Justice is one recurring theme of the Minor Prophets, reaching a peak with the question and answer of Micah 6:8: “He has showed you, O mortal, what is good. And what does the Lord require of you? To act justly and to love mercy and to walk humbly with your God.” The Hebrew idea of justice is related to judgment and to governing, not merely an ideal but rather a matter of practice.
According to Old Testament scholar Bruce Waltke, justice is what happens when one who is in a socially superior position steps in on behalf of one who is weaker in order to deliver her from an oppressor. Although justice is not exclusively the domain of those who govern, it is especially their concern.
Ultimately, justice is God’s prerogative. He is the “judge of all the earth” (Gen. 18:25). His righteousness is the standard that defines what acts should be deemed just or unjust. Those who exercise justice in the human sphere are expected to act on God’s behalf and use His standard as the basis for their judgments (Rom. 13:1–5; 1 Peter 2:13–15). This connection between justice, judgment, and God’s righteousness helps us understand why Romans 3:26 describes the shedding of Christ’s blood on the cross as a demonstration of God’s justice or righteousness.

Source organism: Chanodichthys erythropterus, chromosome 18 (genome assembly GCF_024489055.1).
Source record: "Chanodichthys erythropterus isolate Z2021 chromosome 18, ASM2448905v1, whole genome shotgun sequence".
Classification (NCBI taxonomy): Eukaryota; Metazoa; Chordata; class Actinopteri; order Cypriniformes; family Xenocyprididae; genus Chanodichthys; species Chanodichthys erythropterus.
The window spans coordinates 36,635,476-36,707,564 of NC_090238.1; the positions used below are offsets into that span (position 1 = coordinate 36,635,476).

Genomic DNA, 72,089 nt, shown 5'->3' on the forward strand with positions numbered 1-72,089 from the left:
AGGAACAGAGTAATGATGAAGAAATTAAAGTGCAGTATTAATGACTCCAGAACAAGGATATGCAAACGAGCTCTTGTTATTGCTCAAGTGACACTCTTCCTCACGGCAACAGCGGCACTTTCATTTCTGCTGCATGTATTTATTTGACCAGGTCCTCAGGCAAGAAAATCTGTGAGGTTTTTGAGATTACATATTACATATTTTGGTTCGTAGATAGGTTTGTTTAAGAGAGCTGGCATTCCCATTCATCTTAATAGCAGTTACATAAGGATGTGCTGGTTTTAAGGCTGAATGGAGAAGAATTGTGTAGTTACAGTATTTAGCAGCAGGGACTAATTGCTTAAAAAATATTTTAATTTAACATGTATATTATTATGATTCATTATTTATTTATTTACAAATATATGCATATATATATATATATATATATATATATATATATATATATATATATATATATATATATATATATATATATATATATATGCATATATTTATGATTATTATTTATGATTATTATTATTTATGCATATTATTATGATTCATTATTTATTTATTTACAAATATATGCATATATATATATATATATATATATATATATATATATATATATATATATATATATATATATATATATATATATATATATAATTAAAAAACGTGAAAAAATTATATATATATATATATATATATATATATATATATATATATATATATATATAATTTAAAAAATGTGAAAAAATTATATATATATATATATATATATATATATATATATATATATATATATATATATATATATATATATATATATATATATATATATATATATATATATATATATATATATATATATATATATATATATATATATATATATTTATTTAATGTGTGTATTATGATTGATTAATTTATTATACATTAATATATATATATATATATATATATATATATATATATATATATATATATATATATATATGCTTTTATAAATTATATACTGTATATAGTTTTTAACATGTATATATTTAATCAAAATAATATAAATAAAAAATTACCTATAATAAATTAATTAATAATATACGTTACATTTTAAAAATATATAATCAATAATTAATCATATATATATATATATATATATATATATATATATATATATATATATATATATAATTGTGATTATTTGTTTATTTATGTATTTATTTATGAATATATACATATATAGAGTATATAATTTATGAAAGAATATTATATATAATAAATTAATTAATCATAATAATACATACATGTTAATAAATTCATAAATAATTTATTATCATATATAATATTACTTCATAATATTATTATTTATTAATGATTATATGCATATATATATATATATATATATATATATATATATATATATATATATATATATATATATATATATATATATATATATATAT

By sending His Son to die on our behalf, God stepped in to deliver those who were too weak to deliver themselves. But the justice of the cross is also unique. God is both the aggrieved party and the One who takes the punishment for injustice. God is socially superior, as the Creator and ruler over all. He is also morally superior; He set the standard of righteousness, and we violated it. Therefore, God is both the One who is just and the One who justifies.
When God sent His Son to die on our behalf, Jesus Christ took on Himself the penalty that rightly belonged to us. In this way, God rescued us from the oppression of sin and gave us His own righteousness as a gift. This is the peculiar justice of the cross. It is God meeting His own righteous demands through the person and work of God the Son, Jesus Christ. Without the peculiar justice of the cross, any attempt to “do justice” is empty moralism. Jesus is the heart of justice.
For further study
To learn more, read Generous Justice: How God’s Grace Makes Us Just by Timothy Keller (Riverhead).